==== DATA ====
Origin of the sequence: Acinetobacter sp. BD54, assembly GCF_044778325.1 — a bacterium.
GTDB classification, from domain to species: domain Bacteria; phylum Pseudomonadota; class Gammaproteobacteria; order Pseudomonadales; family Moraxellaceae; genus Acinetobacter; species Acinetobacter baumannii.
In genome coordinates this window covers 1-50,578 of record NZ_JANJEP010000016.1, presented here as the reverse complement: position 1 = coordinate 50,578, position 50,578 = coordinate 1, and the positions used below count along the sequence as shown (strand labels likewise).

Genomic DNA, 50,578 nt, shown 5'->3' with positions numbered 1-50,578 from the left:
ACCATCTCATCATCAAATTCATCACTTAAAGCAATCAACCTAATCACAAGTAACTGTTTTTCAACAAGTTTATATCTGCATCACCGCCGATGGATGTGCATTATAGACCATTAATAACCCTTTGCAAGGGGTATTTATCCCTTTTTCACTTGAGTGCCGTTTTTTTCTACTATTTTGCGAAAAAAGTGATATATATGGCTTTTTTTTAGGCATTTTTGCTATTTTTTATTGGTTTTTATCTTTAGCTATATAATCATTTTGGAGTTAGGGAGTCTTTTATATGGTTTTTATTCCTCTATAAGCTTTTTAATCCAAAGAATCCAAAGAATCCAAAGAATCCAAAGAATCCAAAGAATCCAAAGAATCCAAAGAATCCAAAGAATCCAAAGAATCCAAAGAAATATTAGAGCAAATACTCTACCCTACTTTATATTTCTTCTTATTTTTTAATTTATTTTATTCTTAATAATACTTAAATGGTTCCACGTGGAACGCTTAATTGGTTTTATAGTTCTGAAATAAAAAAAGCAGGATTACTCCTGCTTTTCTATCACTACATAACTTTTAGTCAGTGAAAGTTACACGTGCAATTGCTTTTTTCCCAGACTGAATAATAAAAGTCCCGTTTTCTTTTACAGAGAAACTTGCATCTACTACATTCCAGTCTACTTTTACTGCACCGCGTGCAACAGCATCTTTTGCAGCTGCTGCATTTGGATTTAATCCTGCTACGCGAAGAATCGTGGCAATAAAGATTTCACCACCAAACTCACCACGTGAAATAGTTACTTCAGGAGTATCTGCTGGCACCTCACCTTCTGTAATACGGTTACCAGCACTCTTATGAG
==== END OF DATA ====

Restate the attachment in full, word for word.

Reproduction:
Origin of the sequence: Acinetobacter sp. BD54, assembly GCF_044778325.1 — a bacterium.
GTDB classification, from domain to species: domain Bacteria; phylum Pseudomonadota; class Gammaproteobacteria; order Pseudomonadales; family Moraxellaceae; genus Acinetobacter; species Acinetobacter baumannii.
In genome coordinates this window covers 1-50,578 of record NZ_JANJEP010000016.1, presented here as the reverse complement: position 1 = coordinate 50,578, position 50,578 = coordinate 1, and the positions used below count along the sequence as shown (strand labels likewise).

Genomic DNA, 50,578 nt, shown 5'->3' with positions numbered 1-50,578 from the left:
ACCATCTCATCATCAAATTCATCACTTAAAGCAATCAACCTAATCACAAGTAACTGTTTTTCAACAAGTTTATATCTGCATCACCGCCGATGGATGTGCATTATAGACCATTAATAACCCTTTGCAAGGGGTATTTATCCCTTTTTCACTTGAGTGCCGTTTTTTTCTACTATTTTGCGAAAAAAGTGATATATATGGCTTTTTTTTAGGCATTTTTGCTATTTTTTATTGGTTTTTATCTTTAGCTATATAATCATTTTGGAGTTAGGGAGTCTTTTATATGGTTTTTATTCCTCTATAAGCTTTTTAATCCAAAGAATCCAAAGAATCCAAAGAATCCAAAGAATCCAAAGAATCCAAAGAATCCAAAGAATCCAAAGAATCCAAAGAATCCAAAGAAATATTAGAGCAAATACTCTACCCTACTTTATATTTCTTCTTATTTTTTAATTTATTTTATTCTTAATAATACTTAAATGGTTCCACGTGGAACGCTTAATTGGTTTTATAGTTCTGAAATAAAAAAAGCAGGATTACTCCTGCTTTTCTATCACTACATAACTTTTAGTCAGTGAAAGTTACACGTGCAATTGCTTTTTTCCCAGACTGAATAATAAAAGTCCCGTTTTCTTTTACAGAGAAACTTGCATCTACTACATTCCAGTCTACTTTTACTGCACCGCGTGCAACAGCATCTTTTGCAGCTGCTGCATTTGGATTTAATCCTGCTACGCGAAGAATCGTGGCAATAAAGATTTCACCACCAAACTCACCACGTGAAATAGTTACTTCAGGAGTATCTGCTGGCACCTCACCTTCTGTAATACGGTTACCAGCACTCTTATGAG